React State without Constructor

    Follow on Twitter   Follow on GitHub

The article is a short tutorial on how to have state in React without a constructor in a class component and how to have state in React without a class component at all. It may be a great refresher on topics such as higher-order components and render prop components in React too.

React State without a Constructor

In React, state is used in a React class component. There you can set initial state in the constructor of the class, but also access and update it with this.state and this.setState, because you have access to the class instance by using the this object.

import React, { Component } from 'react';

const list = ['a', 'b', 'c'];

class App extends Component {
  constructor(props) {
    super(props);

    this.state = {
      toggle: true,
    };
  }

  onToggleList = () => {
    this.setState(prevState => ({
      toggle: !prevState.toggle,
    }));
  }

  render() {
    return (
      <div>
        <Toggle
          toggle={this.state.toggle}
          onToggleList={this.onToggleList}
        />
        {this.state.toggle && <List list={list} />}
      </div>
    );
  }
}

const Toggle = ({ toggle, onToggleList }) => (
  <button type="button" onClick={onToggleList}>
    {toggle ? 'Hide' : 'Show'}
  </button>
);

const List = ({ list }) => (
  <ul>
    {list.map((item) => (
      <Item key={item} item={item} />
    ))}
  </ul>
);

const Item = ({ item }) => <li>{item}</li>;

export default App;

The question to answer: How to set initial state in React without a constructor? In this case, there is an initial state for the toggle property in the App component. By using an alternative class syntax, you can leave out the constructor and initialize the state as class field declaration. However, you don’t have access to the props anymore.

const list = ['a', 'b', 'c'];

class App extends Component {
  state = {
    toggle: true,
  };

  onToggleList = () => {
    this.setState(prevState => ({
      toggle: !prevState.toggle,
    }));
  }

  render() {
    return (
      <div>
        <Toggle
          toggle={this.state.toggle}
          onToggleList={this.onToggleList}
        />
        {this.state.toggle && <List list={list} />}
      </div>
    );
  }
}

The syntax is not widely adopted yet, because class field declaration are a new feature in JavaScript, but once they will be supported by all browsers, they may be used more widely in React to create initial state in a class component.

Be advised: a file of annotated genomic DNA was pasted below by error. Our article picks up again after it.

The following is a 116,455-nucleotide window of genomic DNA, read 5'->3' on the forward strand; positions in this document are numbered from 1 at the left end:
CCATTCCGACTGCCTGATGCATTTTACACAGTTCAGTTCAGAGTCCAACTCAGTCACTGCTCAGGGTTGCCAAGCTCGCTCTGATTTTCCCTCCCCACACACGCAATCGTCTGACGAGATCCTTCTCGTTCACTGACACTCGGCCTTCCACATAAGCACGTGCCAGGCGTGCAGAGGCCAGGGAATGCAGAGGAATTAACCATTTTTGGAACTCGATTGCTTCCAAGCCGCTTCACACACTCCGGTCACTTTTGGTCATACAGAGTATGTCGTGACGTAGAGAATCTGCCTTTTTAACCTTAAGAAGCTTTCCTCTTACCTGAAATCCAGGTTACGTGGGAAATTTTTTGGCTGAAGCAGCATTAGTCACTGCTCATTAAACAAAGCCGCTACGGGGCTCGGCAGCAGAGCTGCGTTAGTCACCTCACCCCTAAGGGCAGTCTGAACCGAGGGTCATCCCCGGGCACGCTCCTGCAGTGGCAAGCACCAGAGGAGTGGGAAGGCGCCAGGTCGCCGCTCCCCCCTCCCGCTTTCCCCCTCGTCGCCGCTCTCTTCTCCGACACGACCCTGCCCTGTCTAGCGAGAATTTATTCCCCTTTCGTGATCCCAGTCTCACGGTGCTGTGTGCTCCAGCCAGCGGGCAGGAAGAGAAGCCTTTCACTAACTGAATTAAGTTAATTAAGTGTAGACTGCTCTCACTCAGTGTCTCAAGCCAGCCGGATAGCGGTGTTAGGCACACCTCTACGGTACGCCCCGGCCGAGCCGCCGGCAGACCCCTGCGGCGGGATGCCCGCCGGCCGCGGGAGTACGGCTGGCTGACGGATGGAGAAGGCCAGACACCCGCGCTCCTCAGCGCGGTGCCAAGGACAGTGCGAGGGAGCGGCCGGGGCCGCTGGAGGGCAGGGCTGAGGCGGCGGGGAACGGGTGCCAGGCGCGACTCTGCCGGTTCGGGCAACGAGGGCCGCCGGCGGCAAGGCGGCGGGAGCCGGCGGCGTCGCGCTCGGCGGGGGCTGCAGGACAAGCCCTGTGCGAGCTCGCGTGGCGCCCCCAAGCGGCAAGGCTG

React State without a Class

However, perhaps you are not looking for using React state without a constructor but using it without a class instead. Therefore, the real question(s) may be: How to …

  • set React initial state without a constructor
  • have access to React state without a constructor
  • have access to React setState without a constructor

At this point in time, the answer is: You cannot. It is not possible to have state in a functional component. This may change in the future, but for now, there are only two advanced React patterns which can be used to give your functional components state in React.

React State with Higher-Order Components

Let’s see how we can use a enhancing higher-order component to give a functional component state. If you don’t know anything about higher-order components, I recommend to read the referenced article first.

Fortunately, there exists a library which gives us such a higher-order component called recompose that spares us implementing the component ourselves. You can install it in the command line with npm install recompose. Now, let’s see how it can be used in our previous showcased App component. First, refactor the App component from a class component to a functional component.

const App = () => (
  <div>
    <Toggle
      toggle={this.state.toggle}
      onToggleList={() =>
        this.setState(prevState => ({
          toggle: !prevState.toggle,
        }))
      }
    />
    {this.state.toggle && <List list={list} />}
  </div>
);

Now, the component has no access to the this object and therefore no access to this.state or this.setState. Next, use the withState higher-order component from recompose to enhance the App component:

import React from 'react';
import { withState } from 'recompose';

...

const App = withState(...)(() => (
  <div>
    <Toggle
      toggle={this.state.toggle}
      onToggleList={() =>
        this.setState(prevState => ({
          toggle: !prevState.toggle,
        }))
      }
    />
    {this.state.toggle && <List list={list} />}
  </div>
));

It may be simpler to read it this way:

const AppBase = () => (
  <div>
    <Toggle
      toggle={this.state.toggle}
      onToggleList={() =>
        this.setState(prevState => ({
          toggle: !prevState.toggle,
        }))
      }
    />
    {this.state.toggle && <List list={list} />}
  </div>
);

const App = withState(...)(AppBase);

The returned function from the withState function call is used for the component which needs to be enhanced. The arguments for the withState function call itself were left out. These are used for the configuration of 1) the state property name, 2) the name of the state update function, and 3) the initial state. Afterward, the functional component has access to the state and the state update function in the props.

const AppBase = ({ toggle, onToggleList }) => (
  <div>
    <Toggle
      toggle={toggle}
      onToggleList={() => onToggleList(!toggle)}
    />
    {toggle && <List list={list} />}
  </div>
);

const App = withState('toggle', 'onToggleList', true)(AppBase);

Now the functional component was made semi stateful with a higher-order component that manages the state for it. If you manage more than one property in the state, let’s say the App component manages the list as well (see below), then you can use multiple withState higher-order components for it.